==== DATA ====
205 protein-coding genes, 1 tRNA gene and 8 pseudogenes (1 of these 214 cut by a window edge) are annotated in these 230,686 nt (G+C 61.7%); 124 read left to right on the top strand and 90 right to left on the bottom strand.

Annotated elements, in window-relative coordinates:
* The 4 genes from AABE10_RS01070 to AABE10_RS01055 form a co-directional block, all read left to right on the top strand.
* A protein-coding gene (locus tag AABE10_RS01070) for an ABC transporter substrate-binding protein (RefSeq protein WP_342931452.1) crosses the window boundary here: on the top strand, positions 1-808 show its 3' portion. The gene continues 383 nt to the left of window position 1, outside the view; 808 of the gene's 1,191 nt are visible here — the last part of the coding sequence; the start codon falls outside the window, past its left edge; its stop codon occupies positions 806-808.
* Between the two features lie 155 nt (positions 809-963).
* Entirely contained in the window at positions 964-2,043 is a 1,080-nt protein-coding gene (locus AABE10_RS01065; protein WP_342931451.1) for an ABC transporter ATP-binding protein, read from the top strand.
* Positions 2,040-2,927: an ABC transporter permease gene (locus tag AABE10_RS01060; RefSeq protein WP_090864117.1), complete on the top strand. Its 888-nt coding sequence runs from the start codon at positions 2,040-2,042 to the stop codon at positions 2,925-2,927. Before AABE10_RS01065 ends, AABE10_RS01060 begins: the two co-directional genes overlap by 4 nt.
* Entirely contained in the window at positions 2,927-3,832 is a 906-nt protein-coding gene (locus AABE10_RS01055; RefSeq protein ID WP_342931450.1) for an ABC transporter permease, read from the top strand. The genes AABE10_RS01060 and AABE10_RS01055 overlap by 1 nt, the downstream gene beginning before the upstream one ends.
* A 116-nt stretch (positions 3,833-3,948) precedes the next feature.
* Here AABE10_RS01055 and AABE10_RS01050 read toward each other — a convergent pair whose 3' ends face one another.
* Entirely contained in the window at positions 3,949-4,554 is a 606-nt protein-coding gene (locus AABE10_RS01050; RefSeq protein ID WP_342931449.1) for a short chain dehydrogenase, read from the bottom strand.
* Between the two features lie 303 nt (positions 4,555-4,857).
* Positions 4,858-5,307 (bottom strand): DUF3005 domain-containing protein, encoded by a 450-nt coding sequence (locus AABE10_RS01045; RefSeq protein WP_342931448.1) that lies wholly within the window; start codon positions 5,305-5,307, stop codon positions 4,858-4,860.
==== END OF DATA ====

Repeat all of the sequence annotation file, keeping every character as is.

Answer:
205 protein-coding genes, 1 tRNA gene and 8 pseudogenes (1 of these 214 cut by a window edge) are annotated in these 230,686 nt (G+C 61.7%); 124 read left to right on the top strand and 90 right to left on the bottom strand.

Annotated elements, in window-relative coordinates:
* The 4 genes from AABE10_RS01070 to AABE10_RS01055 form a co-directional block, all read left to right on the top strand.
* A protein-coding gene (locus tag AABE10_RS01070) for an ABC transporter substrate-binding protein (RefSeq protein WP_342931452.1) crosses the window boundary here: on the top strand, positions 1-808 show its 3' portion. The gene continues 383 nt to the left of window position 1, outside the view; 808 of the gene's 1,191 nt are visible here — the last part of the coding sequence; the start codon falls outside the window, past its left edge; its stop codon occupies positions 806-808.
* Between the two features lie 155 nt (positions 809-963).
* Entirely contained in the window at positions 964-2,043 is a 1,080-nt protein-coding gene (locus AABE10_RS01065; protein WP_342931451.1) for an ABC transporter ATP-binding protein, read from the top strand.
* Positions 2,040-2,927: an ABC transporter permease gene (locus tag AABE10_RS01060; RefSeq protein WP_090864117.1), complete on the top strand. Its 888-nt coding sequence runs from the start codon at positions 2,040-2,042 to the stop codon at positions 2,925-2,927. Before AABE10_RS01065 ends, AABE10_RS01060 begins: the two co-directional genes overlap by 4 nt.
* Entirely contained in the window at positions 2,927-3,832 is a 906-nt protein-coding gene (locus AABE10_RS01055; RefSeq protein ID WP_342931450.1) for an ABC transporter permease, read from the top strand. The genes AABE10_RS01060 and AABE10_RS01055 overlap by 1 nt, the downstream gene beginning before the upstream one ends.
* A 116-nt stretch (positions 3,833-3,948) precedes the next feature.
* Here AABE10_RS01055 and AABE10_RS01050 read toward each other — a convergent pair whose 3' ends face one another.
* Entirely contained in the window at positions 3,949-4,554 is a 606-nt protein-coding gene (locus AABE10_RS01050; RefSeq protein ID WP_342931449.1) for a short chain dehydrogenase, read from the bottom strand.
* Between the two features lie 303 nt (positions 4,555-4,857).
* Positions 4,858-5,307 (bottom strand): DUF3005 domain-containing protein, encoded by a 450-nt coding sequence (locus AABE10_RS01045; RefSeq protein WP_342931448.1) that lies wholly within the window; start codon positions 5,305-5,307, stop codon positions 4,858-4,860.